Guide to Men's Tools
1. DRILL PRESS: A tall upright machine useful
for suddenly snatching flat metal bar stock out of your hands so that
it smacks you in the chest and flings your beer across the room,
splattering it against that freshly painted part you were drying.
2. WIRE WHEEL: Cleans paint off bolts and then throws them somewhere
under the workbench with the speed of light. Also removes fingerprint
whorls and hard-earned guitar calluses in about the time it takes you
to say, "****!!!"
3. ELECTRIC HAND DRILL: Normally used for spinning
pop rivets in their holes until you die of old age
4. PLIERS: Used to round off
hexagonal bolt heads.
5. HACKSAW: One of a family of cutting tools
built on the Ouija board principle: It transforms human energy into a crooked,
unpredictable motion, and the more you attempt to influence its
course, the more dismal your future becomes.
6. VISE GRIP PLIERS: Used to round off bolt heads. If nothing else
is available, they can also be used to transfer intense welding heat
to the palm of your hand.
7. OXYACETYLENE TORCH: Used almost entirely
for setting various flammable objects in your shop on fire. Also
>> handy for igniting the grease inside a wheel hub you're trying to get
>> the bearing race out of.
8. WHITWORTH SOCKETS: Once used for working
>> on older British cars and motorcycles, they are now used mainly for
>> impersonating that 9/16 or 1/2" socket you've been searching for, for
>> the last 15 minutes.
9. HYDRAULIC FLOOR JACK: Used for lowering an
>> automobile to the ground after you have installed your new disk brake
>> pads, trapping the jack handle firmly under the bumper.
>> LONG DOUGLAS FIR 4X4: Used to attempt to lever an automobile upward
>> off a hydraulic jack handle.
11. TWEEZERS: A tool for removing splinters of wood, especially
>> Douglas fir.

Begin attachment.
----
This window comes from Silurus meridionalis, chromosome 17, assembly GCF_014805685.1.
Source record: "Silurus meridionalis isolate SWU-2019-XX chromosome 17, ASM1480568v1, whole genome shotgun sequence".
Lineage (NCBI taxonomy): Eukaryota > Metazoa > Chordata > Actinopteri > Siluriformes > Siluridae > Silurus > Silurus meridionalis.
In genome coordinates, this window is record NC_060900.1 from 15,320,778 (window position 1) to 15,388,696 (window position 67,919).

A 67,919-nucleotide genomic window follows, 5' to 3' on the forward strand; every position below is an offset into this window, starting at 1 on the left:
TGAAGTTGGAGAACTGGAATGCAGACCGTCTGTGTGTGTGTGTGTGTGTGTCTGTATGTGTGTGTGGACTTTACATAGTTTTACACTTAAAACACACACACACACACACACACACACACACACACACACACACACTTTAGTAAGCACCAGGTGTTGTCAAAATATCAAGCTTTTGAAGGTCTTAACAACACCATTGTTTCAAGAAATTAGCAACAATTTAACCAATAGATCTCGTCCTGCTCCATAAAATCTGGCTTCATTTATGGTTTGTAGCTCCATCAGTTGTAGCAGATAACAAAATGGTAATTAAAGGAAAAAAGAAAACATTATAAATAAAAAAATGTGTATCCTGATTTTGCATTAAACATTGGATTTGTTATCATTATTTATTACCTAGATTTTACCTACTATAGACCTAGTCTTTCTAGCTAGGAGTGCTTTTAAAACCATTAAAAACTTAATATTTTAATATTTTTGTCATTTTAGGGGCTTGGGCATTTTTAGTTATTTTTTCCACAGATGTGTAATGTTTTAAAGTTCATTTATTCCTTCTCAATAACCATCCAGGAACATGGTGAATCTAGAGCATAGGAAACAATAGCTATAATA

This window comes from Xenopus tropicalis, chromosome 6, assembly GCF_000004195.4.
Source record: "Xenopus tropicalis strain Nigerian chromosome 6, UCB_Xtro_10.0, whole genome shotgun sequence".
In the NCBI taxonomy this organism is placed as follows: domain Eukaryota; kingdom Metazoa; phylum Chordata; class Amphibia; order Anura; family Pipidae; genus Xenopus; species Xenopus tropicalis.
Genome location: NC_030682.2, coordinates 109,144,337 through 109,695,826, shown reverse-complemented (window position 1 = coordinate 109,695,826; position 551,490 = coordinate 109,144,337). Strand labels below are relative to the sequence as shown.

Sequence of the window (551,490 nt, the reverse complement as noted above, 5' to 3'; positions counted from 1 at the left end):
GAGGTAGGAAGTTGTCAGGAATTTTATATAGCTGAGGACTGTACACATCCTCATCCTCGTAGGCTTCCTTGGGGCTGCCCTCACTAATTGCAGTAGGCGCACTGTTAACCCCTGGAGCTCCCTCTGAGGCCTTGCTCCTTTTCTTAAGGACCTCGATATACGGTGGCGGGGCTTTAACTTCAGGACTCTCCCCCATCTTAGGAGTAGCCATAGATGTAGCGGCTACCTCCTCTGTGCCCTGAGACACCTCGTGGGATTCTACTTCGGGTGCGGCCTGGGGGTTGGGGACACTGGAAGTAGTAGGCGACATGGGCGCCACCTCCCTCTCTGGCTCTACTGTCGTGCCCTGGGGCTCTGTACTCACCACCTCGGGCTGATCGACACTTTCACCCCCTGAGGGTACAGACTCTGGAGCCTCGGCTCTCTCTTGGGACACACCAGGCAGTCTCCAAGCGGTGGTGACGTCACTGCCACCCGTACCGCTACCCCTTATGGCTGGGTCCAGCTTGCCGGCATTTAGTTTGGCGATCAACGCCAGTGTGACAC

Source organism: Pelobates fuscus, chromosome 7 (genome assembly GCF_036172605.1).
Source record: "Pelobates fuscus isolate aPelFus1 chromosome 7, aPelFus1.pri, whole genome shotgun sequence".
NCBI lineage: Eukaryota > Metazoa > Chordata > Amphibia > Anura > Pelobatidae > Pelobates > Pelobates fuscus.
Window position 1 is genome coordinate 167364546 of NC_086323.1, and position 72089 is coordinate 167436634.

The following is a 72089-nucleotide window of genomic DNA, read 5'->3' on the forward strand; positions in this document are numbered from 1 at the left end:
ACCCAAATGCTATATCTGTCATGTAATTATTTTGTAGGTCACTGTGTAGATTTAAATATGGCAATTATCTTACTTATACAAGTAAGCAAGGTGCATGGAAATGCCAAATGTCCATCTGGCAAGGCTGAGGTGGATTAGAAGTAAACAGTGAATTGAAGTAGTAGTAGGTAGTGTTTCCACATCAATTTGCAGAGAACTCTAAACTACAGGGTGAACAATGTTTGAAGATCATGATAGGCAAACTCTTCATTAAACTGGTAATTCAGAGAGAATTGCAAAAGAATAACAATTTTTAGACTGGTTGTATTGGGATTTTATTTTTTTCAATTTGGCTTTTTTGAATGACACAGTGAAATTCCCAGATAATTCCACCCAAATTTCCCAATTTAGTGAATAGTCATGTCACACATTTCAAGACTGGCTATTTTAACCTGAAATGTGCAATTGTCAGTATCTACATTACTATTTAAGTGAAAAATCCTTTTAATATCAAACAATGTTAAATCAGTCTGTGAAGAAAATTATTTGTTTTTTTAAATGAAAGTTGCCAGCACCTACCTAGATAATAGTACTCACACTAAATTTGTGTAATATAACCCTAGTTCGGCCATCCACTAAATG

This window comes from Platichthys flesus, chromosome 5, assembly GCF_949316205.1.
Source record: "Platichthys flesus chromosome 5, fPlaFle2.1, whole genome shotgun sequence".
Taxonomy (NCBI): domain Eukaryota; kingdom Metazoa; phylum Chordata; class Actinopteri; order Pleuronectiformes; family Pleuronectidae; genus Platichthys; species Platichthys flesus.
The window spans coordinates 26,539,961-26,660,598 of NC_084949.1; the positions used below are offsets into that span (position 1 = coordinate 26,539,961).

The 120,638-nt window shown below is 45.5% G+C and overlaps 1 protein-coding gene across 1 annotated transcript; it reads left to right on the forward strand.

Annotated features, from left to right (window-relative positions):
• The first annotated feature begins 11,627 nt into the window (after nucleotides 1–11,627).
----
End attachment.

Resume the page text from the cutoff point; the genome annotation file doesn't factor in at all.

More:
12. TELEPHONE: Tool for calling your neighbor to see if
>> he has another hydraulic floor jack.
13. SNAP-ON GASKET SCRAPER:
>> Theoretically useful as a sandwich tool for spreading mayonnaise;
>> used mainly for removing dog feces from your boots.
14. E-Z OUT BOLT AND STUD EXTRACTOR: A tool that snaps off in bolt holes and is ten
>> times harder than any known drill bit.
15. TWO-TON HYDRAULIC ENGINE HOIST: A handy tool for testing the tensile strength of bolts and
>> fuel lines you forgot to disconnect.
16. CRAFTSMAN 1/2 x 16-INCH SCREWDRIVER: A large motor mount prying tool that inexplicably has an
>> accurately machined screwdriver tip on the end without the handle.
>> AVIATION METAL SNIPS: See hacksaw.
18. TROUBLE LIGHT: The homebuilder's own tanning booth. Sometimes called droplight, it is a
>> good source of vitamin D, "the sunshine vitamin," which is not
>> otherwise found under cars at night.
>> Health benefits aside, its main purpose is to consume 40-watt light
>> bulbs at about the same rate that 105-mm howitzer shells might be
>> used during, say, the first few hours of the Battle of the Bulge.
>> More often dark than light, its name is somewhat misleading.
>> PHILLIPS SCREWDRIVER: Normally used to stab the lids of
>> old-style paper-and-tin oil cans and squirt oil on your shirt; can
>> also be used, as the name implies, to round off the interiors of
>> Phillips screw heads.
20. AIR COMPRESSOR: A machine that takes energy produced in a
>> coal-burning power plant 200 miles away and transforms it into
>> compressed air that travels by hose to an Pneumatic impact wrench
>> that grips rusty bolts last tightened 70 years ago by someone at GM,
>> and rounds them off or twists them off.
21. PRY BAR: A tool used to crumple the metal surrounding that clip
>> or bracket you needed to remove in order to replace a 50 cent
22. HOSE CUTTER: A tool used to cut hoses 1/2 inch too short.
>> HAMMER: Originally employed as a weapon of war, the hammer
>> nowadays is used as a kind of divining rod to locate expensive
>> partsnot far from the object we are trying to hit.
2 4 . MECHANIC'S KNIFE: Used to open and slice through the contents of cardboard
>> cartons delivered to your front door; works particularly well on
>> boxes containing upholstered items, chrome-plated metal, plastic
>> parts and the other hand not holding the knife.
*So there you have it:
>> a complete description of the tools all men
>> need, and occasionally use correctly